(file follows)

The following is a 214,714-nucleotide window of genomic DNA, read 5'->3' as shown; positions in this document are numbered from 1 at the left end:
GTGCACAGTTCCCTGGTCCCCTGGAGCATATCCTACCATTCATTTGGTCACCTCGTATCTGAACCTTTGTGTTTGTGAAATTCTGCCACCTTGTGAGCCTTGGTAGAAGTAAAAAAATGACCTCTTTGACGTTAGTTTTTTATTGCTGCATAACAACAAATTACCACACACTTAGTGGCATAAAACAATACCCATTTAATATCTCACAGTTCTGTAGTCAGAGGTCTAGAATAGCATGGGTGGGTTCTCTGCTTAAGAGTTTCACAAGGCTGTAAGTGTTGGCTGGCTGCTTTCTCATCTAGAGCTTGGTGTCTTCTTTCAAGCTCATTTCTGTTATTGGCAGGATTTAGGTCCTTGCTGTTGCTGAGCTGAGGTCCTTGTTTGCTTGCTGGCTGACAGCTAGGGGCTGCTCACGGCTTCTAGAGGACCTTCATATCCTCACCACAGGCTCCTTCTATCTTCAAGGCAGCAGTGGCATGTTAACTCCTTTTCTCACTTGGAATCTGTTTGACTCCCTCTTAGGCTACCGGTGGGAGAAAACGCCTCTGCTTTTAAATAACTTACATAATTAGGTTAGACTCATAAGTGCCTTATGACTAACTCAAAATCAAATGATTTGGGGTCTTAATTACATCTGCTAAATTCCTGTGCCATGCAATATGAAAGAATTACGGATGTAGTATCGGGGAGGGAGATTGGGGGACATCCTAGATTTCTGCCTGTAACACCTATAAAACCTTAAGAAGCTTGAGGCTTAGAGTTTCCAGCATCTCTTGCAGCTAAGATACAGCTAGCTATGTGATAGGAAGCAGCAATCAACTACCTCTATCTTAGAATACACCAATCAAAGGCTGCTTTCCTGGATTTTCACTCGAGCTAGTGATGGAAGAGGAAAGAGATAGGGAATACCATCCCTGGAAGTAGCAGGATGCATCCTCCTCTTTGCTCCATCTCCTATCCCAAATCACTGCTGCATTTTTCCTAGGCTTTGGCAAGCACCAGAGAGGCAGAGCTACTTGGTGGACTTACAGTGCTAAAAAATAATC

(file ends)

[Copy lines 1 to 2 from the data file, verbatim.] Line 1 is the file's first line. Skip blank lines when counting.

The following is a 214,714-nucleotide window of genomic DNA, read 5'->3' as shown; positions in this document are numbered from 1 at the left end:
GTGCACAGTTCCCTGGTCCCCTGGAGCATATCCTACCATTCATTTGGTCACCTCGTATCTGAACCTTTGTGTTTGTGAAATTCTGCCACCTTGTGAGCCTTGGTAGAAGTAAAAAAATGACCTCTTTGACGTTAGTTTTTTATTGCTGCATAACAACAAATTACCACACACTTAGTGGCATAAAACAATACCCATTTAATATCTCACAGTTCTGTAGTCAGAGGTCTAGAATAGCATGGGTGGGTTCTCTGCTTAAGAGTTTCACAAGGCTGTAAGTGTTGGCTGGCTGCTTTCTCATCTAGAGCTTGGTGTCTTCTTTCAAGCTCATTTCTGTTATTGGCAGGATTTAGGTCCTTGCTGTTGCTGAGCTGAGGTCCTTGTTTGCTTGCTGGCTGACAGCTAGGGGCTGCTCACGGCTTCTAGAGGACCTTCATATCCTCACCACAGGCTCCTTCTATCTTCAAGGCAGCAGTGGCATGTTAACTCCTTTTCTCACTTGGAATCTGTTTGACTCCCTCTTAGGCTACCGGTGGGAGAAAACGCCTCTGCTTTTAAATAACTTACATAATTAGGTTAGACTCATAAGTGCCTTATGACTAACTCAAAATCAAATGATTTGGGGTCTTAATTACATCTGCTAAATTCCTGTGCCATGCAATATGAAAGAATTACGGATGTAGTATCGGGGAGGGAGATTGGGGGACATCCTAGATTTCTGCCTGTAACACCTATAAAACCTTAAGAAGCTTGAGGCTTAGAGTTTCCAGCATCTCTTGCAGCTAAGATACAGCTAGCTATGTGATAGGAAGCAGCAATCAACTACCTCTATCTTAGAATACACCAATCAAAGGCTGCTTTCCTGGATTTTCACTCGAGCTAGTGATGGAAGAGGAAAGAGATAGGGAATACCATCCCTGGAAGTAGCAGGATGCATCCTCCTCTTTGCTCCATCTCCTATCCCAAATCACTGCTGCATTTTTCCTAGGCTTTGGCAAGCACCAGAGAGGCAGAGCTACTTGGTGGACTTACAGTGCTAAAAAATAATC